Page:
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Rambus Blog Post: The Next Vulnerability: Looking Back On Meltdown And Spectre One Year Later

By January 31, 2019May 12th, 2021No Comments

Around this time last year, two vulnerabilities known as Meltdown and Spectre became public. Discovered independently by multiple research teams, each flaw exposed critical vulnerabilities across a wide range of modern processors, including ones from major chip makers Intel and AMD, as well as several designs based on the ARM architecture.
Unsurprisingly, Meltdown and Spectre gained widespread attention. While they were not the first high-profile semiconductor security flaws that affected consumers, they represented a new class of vulnerability.  Spectre, in particular, arises from vulnerabilities inherent in performance optimizations that have been widely taught and deployed in high-performance microprocessors.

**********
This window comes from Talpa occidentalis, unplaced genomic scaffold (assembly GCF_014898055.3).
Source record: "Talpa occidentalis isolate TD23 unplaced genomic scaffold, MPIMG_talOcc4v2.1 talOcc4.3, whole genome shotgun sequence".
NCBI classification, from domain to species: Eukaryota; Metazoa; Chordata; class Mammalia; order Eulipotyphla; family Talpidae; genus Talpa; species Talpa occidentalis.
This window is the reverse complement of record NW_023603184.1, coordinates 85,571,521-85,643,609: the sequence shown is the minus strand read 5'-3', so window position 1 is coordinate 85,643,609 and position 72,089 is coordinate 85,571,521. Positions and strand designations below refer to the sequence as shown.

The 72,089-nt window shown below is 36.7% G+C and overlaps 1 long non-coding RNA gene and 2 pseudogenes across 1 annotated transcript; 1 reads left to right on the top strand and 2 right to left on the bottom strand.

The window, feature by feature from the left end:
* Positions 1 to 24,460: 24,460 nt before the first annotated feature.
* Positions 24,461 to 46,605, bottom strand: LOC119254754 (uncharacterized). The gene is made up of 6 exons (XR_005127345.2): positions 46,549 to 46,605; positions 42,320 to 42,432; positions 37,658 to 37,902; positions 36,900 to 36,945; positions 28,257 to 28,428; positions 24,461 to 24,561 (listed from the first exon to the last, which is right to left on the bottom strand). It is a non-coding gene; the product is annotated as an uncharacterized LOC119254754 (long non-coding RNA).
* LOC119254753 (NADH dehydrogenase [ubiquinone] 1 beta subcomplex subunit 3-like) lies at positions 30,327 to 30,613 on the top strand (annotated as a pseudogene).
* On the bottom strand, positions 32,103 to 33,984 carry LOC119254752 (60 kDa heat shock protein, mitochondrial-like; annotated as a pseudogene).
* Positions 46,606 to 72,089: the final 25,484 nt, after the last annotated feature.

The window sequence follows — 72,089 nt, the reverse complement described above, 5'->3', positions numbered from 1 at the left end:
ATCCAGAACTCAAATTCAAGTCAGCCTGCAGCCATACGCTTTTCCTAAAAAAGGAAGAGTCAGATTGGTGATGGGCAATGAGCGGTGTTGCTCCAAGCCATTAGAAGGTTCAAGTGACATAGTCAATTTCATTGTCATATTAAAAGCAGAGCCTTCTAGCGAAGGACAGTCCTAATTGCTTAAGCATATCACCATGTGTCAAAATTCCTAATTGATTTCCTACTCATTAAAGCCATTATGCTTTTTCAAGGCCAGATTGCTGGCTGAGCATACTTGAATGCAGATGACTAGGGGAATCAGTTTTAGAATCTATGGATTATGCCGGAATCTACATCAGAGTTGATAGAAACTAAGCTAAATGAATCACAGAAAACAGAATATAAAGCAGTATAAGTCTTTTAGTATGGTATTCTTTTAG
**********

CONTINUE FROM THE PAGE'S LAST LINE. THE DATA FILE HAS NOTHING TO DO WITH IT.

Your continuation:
These challenges are going away as chipmakers and innovators collectively leverage open-source to develop better solutions and reduce time-to-market. The open source RISC-V architecture is particularly notable for its availability of unencumbered reference implementations and compiler/software support.  As a result, RISC-V greatly reduces the amount of ancillary work required for a processor security project, allowing design teams to move more quickly and focus on areas of innovation – including security.
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